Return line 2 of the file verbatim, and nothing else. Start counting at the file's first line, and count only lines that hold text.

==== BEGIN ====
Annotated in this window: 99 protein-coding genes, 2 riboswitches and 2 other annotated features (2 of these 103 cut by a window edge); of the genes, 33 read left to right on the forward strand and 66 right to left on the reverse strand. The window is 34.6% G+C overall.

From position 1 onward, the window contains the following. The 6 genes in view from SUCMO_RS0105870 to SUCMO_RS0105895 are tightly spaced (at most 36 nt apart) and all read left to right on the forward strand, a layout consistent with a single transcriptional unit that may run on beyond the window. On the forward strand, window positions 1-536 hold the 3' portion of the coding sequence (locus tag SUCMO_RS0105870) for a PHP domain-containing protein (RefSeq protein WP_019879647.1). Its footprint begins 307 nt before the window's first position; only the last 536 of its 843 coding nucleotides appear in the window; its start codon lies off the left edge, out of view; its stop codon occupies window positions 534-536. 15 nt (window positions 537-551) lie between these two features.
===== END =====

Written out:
From position 1 onward, the window contains the following. The 6 genes in view from SUCMO_RS0105870 to SUCMO_RS0105895 are tightly spaced (at most 36 nt apart) and all read left to right on the forward strand, a layout consistent with a single transcriptional unit that may run on beyond the window. On the forward strand, window positions 1-536 hold the 3' portion of the coding sequence (locus tag SUCMO_RS0105870) for a PHP domain-containing protein (RefSeq protein WP_019879647.1). Its footprint begins 307 nt before the window's first position; only the last 536 of its 843 coding nucleotides appear in the window; its start codon lies off the left edge, out of view; its stop codon occupies window positions 534-536. 15 nt (window positions 537-551) lie between these two features.